Federal prosecutors accuse state Senator Tom Cullerton of illegally accepting salary and benefits on a “ghost payroll” from a Teamsters union. Cullerton is fighting the charges in court.
Aug. 14 – U.S. House Speaker Nancy Pelosi visits Springfield
Illinois Democrats invite Speaker Nancy Pelosi to deliver the keynote address at the annual Democratic County Chair Association Brunch.
Aug. 15 – U.S. House Minority Whip Steve Scalise visits State Fair
Illinois Republicans host Representative Steve Scalise, the second ranking Republican in Congress, to rally with them at the Illinois State Fair.
Sept. 24 – FBI agents raid Senator Martin Sandoval’s offices
Federal agents launch a joint raid of state Senator Martin Sandoval’s offices in Springfield and Chicago and his home in Cicero. FBI agents removed computers, hard drives, paper records, and other evidence. Subpoenas later revealed the investigation included names of at least 70 other associates or companies linked to Springfield through political activity or lobbying.
Oct. 18 – ComEd under investigation for hiring Madigan aides
Reports reveal ComEd and its parent company Exelon are under federal investigation for unlawful lobbying practices after several political aides close to House Speaker Michael Madigan landed lucrative lobbying jobs for the utility company.
Oct. 28 – Representative Luis Arroyo arrested on bribery charge
House Representative Luis Arroyo is charged with bribing a state Senator to help promote sweepstakes games. House Speaker Michael Madigan called for Arroyo’s resignation. Amid swirling reports linking the federal investigation to Jay Doherty, one of Madigan’s son’s business partners, and to Madigan’s son’s insurance contracts with local governments, Madigan told reporters, “I’m not a target of anything.”
Nov. 14 – Senate President John Cullerton announces retirement
On the final day of the Fall veto session, Senate President John Cullerton told Senate Democrats he would not return to finish his term in January. Cullerton’s abrupt exit caught nearly everyone by surprise, especially since it came at a time when Democrats had amassed more political power than ever before in the state, and before Cullerton could have a hand in drawing the electoral maps that would define the next decade of politics in the state.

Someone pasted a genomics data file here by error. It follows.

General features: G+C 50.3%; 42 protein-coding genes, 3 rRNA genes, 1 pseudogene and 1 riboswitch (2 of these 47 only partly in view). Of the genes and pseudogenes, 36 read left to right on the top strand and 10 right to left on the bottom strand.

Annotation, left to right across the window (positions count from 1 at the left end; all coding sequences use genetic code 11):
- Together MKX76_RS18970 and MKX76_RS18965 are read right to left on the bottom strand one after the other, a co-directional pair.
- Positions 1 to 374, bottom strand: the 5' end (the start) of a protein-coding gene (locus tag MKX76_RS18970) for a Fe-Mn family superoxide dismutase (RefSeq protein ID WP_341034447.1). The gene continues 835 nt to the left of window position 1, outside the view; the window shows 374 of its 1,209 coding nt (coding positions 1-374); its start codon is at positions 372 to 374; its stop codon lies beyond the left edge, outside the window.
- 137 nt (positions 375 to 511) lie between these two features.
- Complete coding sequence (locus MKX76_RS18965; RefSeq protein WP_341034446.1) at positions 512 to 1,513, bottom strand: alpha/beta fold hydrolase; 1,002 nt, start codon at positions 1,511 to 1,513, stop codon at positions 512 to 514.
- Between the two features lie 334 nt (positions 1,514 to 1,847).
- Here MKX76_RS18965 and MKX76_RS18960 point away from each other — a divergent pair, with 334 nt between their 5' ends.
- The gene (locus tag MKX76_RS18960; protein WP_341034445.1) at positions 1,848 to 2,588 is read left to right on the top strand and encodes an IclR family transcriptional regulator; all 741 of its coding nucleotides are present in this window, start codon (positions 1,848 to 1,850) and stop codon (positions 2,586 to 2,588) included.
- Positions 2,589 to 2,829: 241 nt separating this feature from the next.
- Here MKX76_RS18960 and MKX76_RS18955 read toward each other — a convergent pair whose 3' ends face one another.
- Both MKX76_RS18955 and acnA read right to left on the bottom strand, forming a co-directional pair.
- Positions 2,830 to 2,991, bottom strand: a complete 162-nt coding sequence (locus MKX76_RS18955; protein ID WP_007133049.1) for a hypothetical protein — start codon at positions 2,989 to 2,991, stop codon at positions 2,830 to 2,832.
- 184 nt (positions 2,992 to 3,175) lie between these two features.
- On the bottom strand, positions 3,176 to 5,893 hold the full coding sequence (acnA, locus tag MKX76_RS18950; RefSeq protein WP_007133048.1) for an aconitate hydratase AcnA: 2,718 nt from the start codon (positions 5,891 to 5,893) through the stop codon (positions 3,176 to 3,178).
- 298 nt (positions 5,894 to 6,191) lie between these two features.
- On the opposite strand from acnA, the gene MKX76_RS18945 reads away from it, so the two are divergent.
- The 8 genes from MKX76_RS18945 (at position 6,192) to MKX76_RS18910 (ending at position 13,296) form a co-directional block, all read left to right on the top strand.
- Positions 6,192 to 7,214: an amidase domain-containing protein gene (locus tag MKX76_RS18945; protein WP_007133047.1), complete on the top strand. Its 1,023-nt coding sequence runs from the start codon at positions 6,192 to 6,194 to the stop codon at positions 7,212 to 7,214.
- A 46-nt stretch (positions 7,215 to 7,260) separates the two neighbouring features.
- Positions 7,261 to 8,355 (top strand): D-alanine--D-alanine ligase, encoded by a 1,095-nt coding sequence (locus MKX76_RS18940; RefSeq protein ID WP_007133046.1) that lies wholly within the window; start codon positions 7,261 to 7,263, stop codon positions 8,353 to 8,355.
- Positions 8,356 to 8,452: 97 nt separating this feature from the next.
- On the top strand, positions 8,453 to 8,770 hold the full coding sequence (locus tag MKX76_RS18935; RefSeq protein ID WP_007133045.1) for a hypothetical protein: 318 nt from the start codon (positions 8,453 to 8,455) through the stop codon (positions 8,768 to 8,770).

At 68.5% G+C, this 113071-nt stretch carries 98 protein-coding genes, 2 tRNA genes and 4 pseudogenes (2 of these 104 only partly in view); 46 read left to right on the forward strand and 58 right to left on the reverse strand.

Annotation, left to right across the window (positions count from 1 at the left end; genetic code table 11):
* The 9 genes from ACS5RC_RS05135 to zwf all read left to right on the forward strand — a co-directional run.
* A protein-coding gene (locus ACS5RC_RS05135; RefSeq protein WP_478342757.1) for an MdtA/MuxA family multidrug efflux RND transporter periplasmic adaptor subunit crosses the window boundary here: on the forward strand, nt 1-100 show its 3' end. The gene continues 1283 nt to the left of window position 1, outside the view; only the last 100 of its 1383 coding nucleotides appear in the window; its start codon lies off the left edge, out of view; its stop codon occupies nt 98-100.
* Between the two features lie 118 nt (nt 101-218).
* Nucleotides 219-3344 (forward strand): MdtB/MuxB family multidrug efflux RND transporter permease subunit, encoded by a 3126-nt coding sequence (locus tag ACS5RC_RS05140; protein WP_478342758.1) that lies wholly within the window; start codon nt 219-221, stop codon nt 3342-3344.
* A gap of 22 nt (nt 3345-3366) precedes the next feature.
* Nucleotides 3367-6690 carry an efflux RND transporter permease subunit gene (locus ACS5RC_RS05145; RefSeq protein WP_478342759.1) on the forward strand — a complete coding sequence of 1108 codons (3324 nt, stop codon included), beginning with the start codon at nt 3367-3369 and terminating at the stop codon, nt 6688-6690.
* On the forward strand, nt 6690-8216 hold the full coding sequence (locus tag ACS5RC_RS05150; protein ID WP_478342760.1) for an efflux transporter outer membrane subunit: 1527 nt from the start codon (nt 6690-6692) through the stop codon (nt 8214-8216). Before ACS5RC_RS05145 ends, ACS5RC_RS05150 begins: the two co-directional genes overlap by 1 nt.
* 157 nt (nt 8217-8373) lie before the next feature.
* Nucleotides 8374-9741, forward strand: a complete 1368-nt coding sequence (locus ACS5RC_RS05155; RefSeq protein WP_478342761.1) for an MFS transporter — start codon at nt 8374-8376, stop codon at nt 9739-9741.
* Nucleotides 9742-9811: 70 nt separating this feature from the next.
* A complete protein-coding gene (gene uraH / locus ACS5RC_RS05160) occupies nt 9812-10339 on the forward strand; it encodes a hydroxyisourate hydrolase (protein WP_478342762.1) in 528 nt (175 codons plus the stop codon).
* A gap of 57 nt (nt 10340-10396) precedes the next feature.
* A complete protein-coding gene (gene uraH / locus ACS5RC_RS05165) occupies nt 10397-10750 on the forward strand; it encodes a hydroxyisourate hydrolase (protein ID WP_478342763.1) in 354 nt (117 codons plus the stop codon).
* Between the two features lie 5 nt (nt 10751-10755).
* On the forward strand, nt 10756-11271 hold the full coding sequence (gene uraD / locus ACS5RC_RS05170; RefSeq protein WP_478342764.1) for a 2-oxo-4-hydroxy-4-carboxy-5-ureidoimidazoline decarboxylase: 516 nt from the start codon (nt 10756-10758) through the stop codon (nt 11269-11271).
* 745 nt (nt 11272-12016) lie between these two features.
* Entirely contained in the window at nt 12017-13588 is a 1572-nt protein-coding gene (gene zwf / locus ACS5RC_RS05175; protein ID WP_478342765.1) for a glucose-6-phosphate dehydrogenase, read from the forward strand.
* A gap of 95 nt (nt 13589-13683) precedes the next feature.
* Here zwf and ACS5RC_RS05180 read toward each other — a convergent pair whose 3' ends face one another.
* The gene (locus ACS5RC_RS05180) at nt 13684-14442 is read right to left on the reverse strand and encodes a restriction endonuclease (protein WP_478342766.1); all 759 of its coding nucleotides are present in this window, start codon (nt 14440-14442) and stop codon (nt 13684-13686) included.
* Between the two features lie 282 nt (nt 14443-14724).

Nov. 29 – House Speaker Michael Madigan settles harassment suit
Several campaign committees run by Speaker Madigan, including the Democratic Party of Illinois, settles a sexual harassment lawsuit with former campaign worker Alaina Hampton for $275,000. Hampton’s suit revealed harassing text messages from Kevin Quinn, a Madigan operative. Quinn was fired from his job, but later received several payments from ComEd lobbyists who were loyal to Madigan, according to the Chicago Tribune.
Dec. 11 – First convictions overturned under marijuana expungement
Governor Pritzker and Cook County State’s Attorney Kim Foxx announce the first expungements in the push to wipe clean the criminal convictions and arrest records of more than 300,000 people who had blemishes on their record for the sale or possession of marijuana.
Dec. 18 – Pritzker signs local police, fire pension consolidation plan
The state legislature moved to consolidate 649 suburban and downstate police and fire pension funds into two superfunds, one for police and one for firefighters. The Pritzker administration celebrated the move as one that had been long sought after, and predicted it could save $2.5 billion over the next five years.